Materials for this pair are:
– unknown brand size 11 beads in Opaque Matte Light Rose
– KO white thread (single)
There are 4 strands of twisted fringe, each side of the fringe loop is 15 beads long (30 beads total for 1 fringe), 2 drop brick stitch triangle top. The fringe is soft, but the earrings are a little short. I added a charm dangle (daisy) on the earring wire just to make them a little more interesting. These seem ‘stubby’ in a single color, but they look cute on, so probably just need more pattern (thus why I tried adding the charm).
Toho round size 11 beads in same pink as above and Toho permafinish galvanized starlight (gold). Switched to Nymo size D in tan.
Same fringe as above (15 long) but made last 3 beads on each side of the fringe gold. The fringe is supple with swing. These earrings look better on than off.
Toho size 11 round beads in opaque frost shrimp, Toho permafinish galvanized sweet blush (rose gold). Nymo size D in tan. Same configuration as above.
I ran out of thread on the second earring because I kept forgetting which way to twist the fringe and cut off the first section I worked on. That hurts… but I’ll add more thread and finish these.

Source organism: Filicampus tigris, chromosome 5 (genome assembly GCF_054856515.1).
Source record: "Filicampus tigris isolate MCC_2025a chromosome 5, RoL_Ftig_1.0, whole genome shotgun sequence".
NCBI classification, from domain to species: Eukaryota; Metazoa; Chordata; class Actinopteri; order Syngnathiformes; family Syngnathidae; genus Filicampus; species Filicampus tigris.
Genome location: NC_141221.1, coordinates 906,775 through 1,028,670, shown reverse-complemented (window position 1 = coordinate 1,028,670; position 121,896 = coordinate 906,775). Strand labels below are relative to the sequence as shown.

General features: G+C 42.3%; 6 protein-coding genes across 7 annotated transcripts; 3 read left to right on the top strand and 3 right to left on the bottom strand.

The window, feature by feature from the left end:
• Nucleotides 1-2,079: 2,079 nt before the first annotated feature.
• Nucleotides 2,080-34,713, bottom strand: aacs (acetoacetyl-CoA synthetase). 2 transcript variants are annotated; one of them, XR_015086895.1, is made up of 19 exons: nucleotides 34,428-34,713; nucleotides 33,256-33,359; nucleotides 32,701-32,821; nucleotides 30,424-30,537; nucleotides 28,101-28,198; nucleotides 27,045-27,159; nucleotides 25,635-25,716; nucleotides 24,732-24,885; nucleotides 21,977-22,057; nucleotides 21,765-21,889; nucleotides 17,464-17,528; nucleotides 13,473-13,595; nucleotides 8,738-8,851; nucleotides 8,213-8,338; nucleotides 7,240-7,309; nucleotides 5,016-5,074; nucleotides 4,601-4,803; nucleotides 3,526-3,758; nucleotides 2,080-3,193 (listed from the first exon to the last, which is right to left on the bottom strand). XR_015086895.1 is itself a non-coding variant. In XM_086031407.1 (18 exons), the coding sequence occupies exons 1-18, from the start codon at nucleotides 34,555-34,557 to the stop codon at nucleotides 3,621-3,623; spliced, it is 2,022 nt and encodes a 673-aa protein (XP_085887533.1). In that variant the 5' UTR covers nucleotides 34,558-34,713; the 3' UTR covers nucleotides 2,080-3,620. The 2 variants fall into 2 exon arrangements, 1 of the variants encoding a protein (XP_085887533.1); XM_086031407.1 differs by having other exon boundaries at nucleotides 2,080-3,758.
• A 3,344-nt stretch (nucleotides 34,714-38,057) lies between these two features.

For some reason I have a lot of size 11 round opaque pink beads. Just using what I have…
This last earring is the same design but uses size 15 beads and has 5 strands of twisted fringe 25 bead long (2×10 ladder stitch base). KO thread in white, toho round size 15 in transparent light French rose and Ceylon innocent pink on top triangle and fringe ends. Nice supple fringe.
I like the size 15 fringe but might try it on a size 11 brick base. Or on a wire frame like below.
Last design uses size 11 delica beads in Grey Denim which is a grey color with an iridescent finish. Here I’m getting pretty fancy. I added a 22 gauge rose gold wire frame to a crescent moon bead. I shaped the frame to the outline of the bead. Then using Nymo size D in tan, added 10 rows of 2 drop brick stitch as a base for the fringe.
I started with the shortest fringe first – which is 10 beads long and then added 3 beads on each fringe length so they are 10, 13, 16, 19 and 22 beads long. (remember the total beads for each fringe is double that – that is the length of the fringe hang). Finished them by adding a hanging loop and 20 gauge rose gold earring hook.
All of the fringe are a bit stiff and the cylinder beads make them choppy. Might try this again with size 15 round beads and KO thread (which has a softer drape).
If you made it this far – congratulations! You must be interested in twisted fringe.